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Cover image: Christ and Mary at the Tomb by Joseph Brickey. 

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“There shall be no other name given nor any other way nor means whereby salvation can come unto the children of men, only in and through the name of Christ, the Lord Omnipotent.”
Mosiah 3:17


The Book of Mormon is one of the most important sources available in the world today for understanding Christ and His mission.[1] Several sections in this book contain extended teachings about Christ and His Atonement. A careful analysis of scriptures from the Book of Mormon, in their contexts, teaches and reveals several interconnections between the Atonement, resurrection, judgment, and redemption that might not be obvious at first.[2]

The Book of Mormon, for example, states that Christ was called and prepared to be our Savior and Redeemer “from the foundation of the world.” Alma used this knowledge in explaining that people can be “called and prepared from the foundation of the world” to fulfill certain callings in life (Alma 13:3, emphasis added) and that this happens “through the atonement of the Only Begotten Son, who was prepared” (Alma 13:5, emphasis added). Just as we were called and prepared to fulfill certain callings in this life, our Savior was foreordained by God the Father in the divine council to fulfill his role.[3]

The Book of Mormon states very concisely that Christ then came to earth and willingly suffered and died to redeem all mankind from the negative effects of the Fall and to pay the penalty for humanity’s sins.[4] King Benjamin stated, referring to little children, “as in Adam, or by nature, they fall, even so the blood of Christ atoneth for their sins” (Mosiah 3:16). However, in the next verse he stated that “there shall be no other … means whereby salvation can come unto the children of men, only in and through the name of Christ” (v. 17, emphasis added).[5] The atonement of Christ not only redeems little children, it redeems all mankind from death, and will redeem all from the effects of their sins if they will be submissive, humble, and repentant.[6]

One profound aspect of the Book of Mormon is that it shows in detail the inextricable connections between the Resurrection and the other aspects of the Atonement.[7] It demonstrates that “the Atonement of Jesus Christ included His suffering for the sins of mankind in the Garden of Gethsemane, the shedding of His blood, His suffering and death on the cross, and His literal Resurrection.”[8]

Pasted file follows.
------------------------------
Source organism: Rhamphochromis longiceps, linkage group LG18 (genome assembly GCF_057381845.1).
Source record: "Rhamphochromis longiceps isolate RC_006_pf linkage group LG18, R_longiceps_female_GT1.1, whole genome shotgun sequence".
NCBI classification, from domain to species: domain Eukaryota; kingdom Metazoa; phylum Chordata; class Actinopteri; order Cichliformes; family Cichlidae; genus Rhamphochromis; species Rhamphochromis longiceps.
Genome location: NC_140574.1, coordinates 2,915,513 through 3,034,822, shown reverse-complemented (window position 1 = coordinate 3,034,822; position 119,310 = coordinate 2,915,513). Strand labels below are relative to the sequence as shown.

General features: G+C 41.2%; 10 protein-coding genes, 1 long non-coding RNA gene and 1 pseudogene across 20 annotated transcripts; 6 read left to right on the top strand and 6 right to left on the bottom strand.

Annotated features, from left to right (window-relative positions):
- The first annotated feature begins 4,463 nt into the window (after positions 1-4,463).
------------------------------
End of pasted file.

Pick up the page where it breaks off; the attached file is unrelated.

Alma 42:23 states that “the atonement bringeth to pass the resurrection of the dead; and the resurrection of the dead bringeth back men into the presence of God … to be judged according to their works” (Alma 42:23). The Book of Mormon reminds its readers that many different facets of the Atonement are essential, and that the Atonement and the Resurrection cannot be considered separately.[9]

The Book of Mormon also teaches that “Jesus Christ’s atoning sacrifice provided the only way for us to be cleansed and forgiven of our sins so that we can dwell in God’s presence eternally.”[10] As 2 Nephi 2:8 puts it, “there is no flesh that can dwell in the presence of God, save it be through the merits, and mercy, and grace of the Holy Messiah.”

Yet, immediately afterwards, it states that the Messiah, “layeth down his life according to the flesh, and taketh it again by the power of the Spirit, that he may bring to pass the resurrection of the dead, being the first that should rise” (2 Nephi 2:8). This demonstrates how integral the Resurrection is to the Atonement.[11] The Book of Mormon tells us that Christ “was the first to be resurrected. He rose from the tomb with a glorified, immortal body of flesh and bone. Because of His Atonement all mankind will be resurrected with perfect, immortal bodies and be brought back into God’s presence to be judged,”[12] according to their works and deeds which they performed while in those bodies in mortality (Alma 33:22, emaphsis added).


The Book of Mormon reminds its readers that Christ’s sacrifice “benefits each of us and demonstrates the infinite worth of each and every one of Heavenly Father’s children.”[13] 2 Nephi 2:20 states that “because of the intercession for all, all men come unto God” to be judged. And yet, just because “all men” can come to God through the Atonement, that does not mean that there is nothing else that people should want to do. When He paid the penalty for humanity’s sins, Christ did not eliminate personal responsibility.[14]

2 Nephi 2:7 states that Christ “offereth himself a sacrifice for sin, to answer the ends of the law, unto all those who have a broken heart and a contrite spirit; and unto none else can the ends of the law be answered.” In order to receive all that Christ is willing to offer, people need a broken heart and a contrite spirit. This is an allusion to Psalms 51:16–17: “For thou desirest not sacrifice; else would I give it: thou delightest not in burnt offering. The sacrifices of God are a broken spirit: a broken and a contrite heart, O God, thou wilt not despise.” To take advantage of Christ’s offering of Himself as “a sacrifice for sin,” people must offer up themselves as well. They must offer “the sacrifices of God”: their own broken heart and contrite spirit.[15]